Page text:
- Last week’s video was on making a shooting board:
- What keeps the plane from cutting into the edge of the base board that the work piece is sitting on? Isn’t the blade protruding beyond the base of the plane that you indicate is sliding on the edge of the base board? The side of the mouth of the plane does not allow the blade to cut the entire thickness of the material support. Therefore it cannot remove much material. Just enough to keep it in line with the fence.
- What if I don’t have a huge jointing plane like that? Just about any plane will do the job. Use whatever plane you have.
- Possibly 2 videos this week. One from my Michigan trip with Tyler G and a possible 2nd video making pantry shelves to knock that off the honey-do list.
- Be safe, be productive, talk to you later.
i wasn’t one of those that asked, but you answered my question about the plane cutting into the shooting board edge. Thanks for the update!
I would really like the pantry video. I need to upgrade my pantry and seeing your ideas would help me to think of ways to make my pantry better.
Jay- I have looked at numerous videos about the internet regarding making and using a shooting board, but no discussion about setting the plane blade angle to insure the plane blade runs perpendicular to the top of the shooting board. This would seem to me to be import to insure a square end in all directions of the work piece. Is there a technique for this?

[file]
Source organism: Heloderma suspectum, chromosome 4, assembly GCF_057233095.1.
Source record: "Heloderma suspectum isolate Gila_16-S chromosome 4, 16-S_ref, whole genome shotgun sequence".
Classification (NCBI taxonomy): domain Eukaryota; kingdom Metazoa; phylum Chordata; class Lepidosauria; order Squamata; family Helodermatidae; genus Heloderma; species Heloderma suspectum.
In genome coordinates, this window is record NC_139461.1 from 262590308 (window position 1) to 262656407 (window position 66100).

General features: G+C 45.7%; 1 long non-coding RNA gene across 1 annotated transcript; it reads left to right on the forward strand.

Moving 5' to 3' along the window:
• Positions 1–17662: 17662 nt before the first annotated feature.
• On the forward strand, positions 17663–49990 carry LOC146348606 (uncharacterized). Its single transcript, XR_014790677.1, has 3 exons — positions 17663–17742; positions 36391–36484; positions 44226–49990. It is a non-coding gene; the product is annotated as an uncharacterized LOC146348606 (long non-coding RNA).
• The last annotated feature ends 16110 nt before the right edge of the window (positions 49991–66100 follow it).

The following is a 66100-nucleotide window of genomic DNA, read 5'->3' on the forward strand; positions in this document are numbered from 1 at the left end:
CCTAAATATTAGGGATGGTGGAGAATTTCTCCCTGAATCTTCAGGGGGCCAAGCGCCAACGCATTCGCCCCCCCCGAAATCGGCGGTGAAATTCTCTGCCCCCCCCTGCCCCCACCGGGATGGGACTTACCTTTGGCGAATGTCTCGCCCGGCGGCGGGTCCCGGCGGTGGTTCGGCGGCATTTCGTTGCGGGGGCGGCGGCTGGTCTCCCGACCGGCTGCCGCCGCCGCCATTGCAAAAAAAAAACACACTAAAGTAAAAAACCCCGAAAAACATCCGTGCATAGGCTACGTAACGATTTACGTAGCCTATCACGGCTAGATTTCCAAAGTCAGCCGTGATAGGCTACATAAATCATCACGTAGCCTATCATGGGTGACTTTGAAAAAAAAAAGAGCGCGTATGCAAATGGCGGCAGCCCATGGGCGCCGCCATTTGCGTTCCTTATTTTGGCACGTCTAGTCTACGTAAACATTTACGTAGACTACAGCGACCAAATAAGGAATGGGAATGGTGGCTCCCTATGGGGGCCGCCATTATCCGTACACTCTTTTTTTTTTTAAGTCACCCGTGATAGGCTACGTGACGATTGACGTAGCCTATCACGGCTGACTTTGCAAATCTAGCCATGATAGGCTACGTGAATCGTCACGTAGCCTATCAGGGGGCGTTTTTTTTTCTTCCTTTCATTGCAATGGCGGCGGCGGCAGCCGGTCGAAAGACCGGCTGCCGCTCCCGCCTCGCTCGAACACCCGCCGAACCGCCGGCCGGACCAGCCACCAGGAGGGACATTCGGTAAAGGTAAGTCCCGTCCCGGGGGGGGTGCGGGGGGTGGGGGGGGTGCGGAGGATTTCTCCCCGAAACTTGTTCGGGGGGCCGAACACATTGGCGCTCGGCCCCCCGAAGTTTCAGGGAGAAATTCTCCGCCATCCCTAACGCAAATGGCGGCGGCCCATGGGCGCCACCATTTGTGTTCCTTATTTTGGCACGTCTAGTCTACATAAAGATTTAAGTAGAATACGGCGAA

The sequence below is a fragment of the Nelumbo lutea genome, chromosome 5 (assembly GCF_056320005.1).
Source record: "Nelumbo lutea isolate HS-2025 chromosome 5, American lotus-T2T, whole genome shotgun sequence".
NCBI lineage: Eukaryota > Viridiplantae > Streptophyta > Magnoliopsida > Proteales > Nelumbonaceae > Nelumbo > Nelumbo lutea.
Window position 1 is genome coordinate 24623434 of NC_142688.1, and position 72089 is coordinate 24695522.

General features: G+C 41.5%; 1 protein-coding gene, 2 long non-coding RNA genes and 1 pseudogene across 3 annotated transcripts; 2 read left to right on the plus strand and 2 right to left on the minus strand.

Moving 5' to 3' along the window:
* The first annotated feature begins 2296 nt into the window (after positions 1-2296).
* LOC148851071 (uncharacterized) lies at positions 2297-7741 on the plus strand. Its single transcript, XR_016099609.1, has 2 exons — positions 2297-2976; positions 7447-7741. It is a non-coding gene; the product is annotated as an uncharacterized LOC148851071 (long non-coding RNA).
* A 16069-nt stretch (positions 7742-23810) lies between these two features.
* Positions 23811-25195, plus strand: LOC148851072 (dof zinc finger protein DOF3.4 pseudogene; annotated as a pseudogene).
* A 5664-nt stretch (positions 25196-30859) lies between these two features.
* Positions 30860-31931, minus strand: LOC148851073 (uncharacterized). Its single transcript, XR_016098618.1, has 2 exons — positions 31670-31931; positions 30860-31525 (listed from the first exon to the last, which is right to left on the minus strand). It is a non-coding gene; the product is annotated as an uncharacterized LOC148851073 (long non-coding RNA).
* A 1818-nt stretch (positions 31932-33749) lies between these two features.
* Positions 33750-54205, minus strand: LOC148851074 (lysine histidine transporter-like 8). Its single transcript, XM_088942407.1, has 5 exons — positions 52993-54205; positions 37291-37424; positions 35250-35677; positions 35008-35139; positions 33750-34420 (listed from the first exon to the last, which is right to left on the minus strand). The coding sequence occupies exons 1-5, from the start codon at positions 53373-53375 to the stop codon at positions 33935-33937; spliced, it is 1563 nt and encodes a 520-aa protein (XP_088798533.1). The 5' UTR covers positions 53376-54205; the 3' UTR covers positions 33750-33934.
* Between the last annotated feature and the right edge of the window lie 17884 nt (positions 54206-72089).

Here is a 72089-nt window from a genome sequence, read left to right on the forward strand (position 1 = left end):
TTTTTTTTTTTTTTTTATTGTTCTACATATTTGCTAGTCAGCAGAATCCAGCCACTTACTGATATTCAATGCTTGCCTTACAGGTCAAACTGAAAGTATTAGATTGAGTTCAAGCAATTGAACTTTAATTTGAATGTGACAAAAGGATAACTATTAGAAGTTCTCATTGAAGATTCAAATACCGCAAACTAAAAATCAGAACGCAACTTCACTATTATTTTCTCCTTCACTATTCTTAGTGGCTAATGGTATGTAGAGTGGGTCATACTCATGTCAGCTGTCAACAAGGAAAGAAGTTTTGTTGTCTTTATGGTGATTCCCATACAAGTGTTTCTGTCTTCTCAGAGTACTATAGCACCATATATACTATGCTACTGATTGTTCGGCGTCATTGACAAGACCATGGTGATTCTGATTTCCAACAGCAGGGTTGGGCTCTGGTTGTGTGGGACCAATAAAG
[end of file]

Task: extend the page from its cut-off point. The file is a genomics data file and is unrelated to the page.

I mentioned it in the original shooting board video on Sunday. Check the angle cut into the board with a square and adjust the lever on the plane to correct it. Then check your results and make changes as necessary.
Great follow up. I will also be waiting for the pantry video, as my pantry still has the steel and particle board shelves from the blue store. I promised myself when I “finished” my house four years ago that those would be temporary.
We have a built-in pantry closet right next to the kitchen about 4 ft wide by 2 ft deep with built-in wooden shelves. It always bugged me that the tin can goods were stacked two to three cans high and three to four cans deep. You had to unstack everything to see what was in the back. I built two drawers, one deep enough to lay the smaller size soup cans on their side, the other deep enough for the regular size cans. The drawers were attached to the underside of two of the shelves with half round dowels nailed to the drawer bottoms to keep the cans from rolling around. Worked so slick that I ended up building drawers for some of our neighbors and all of our kids. Just something to think about when to do your build.
Jay, re the pantry: check out Frank Howarth’s redo of his pantry. I really enjoy your videos and like the direction of your channel. Thanks for your efforts.
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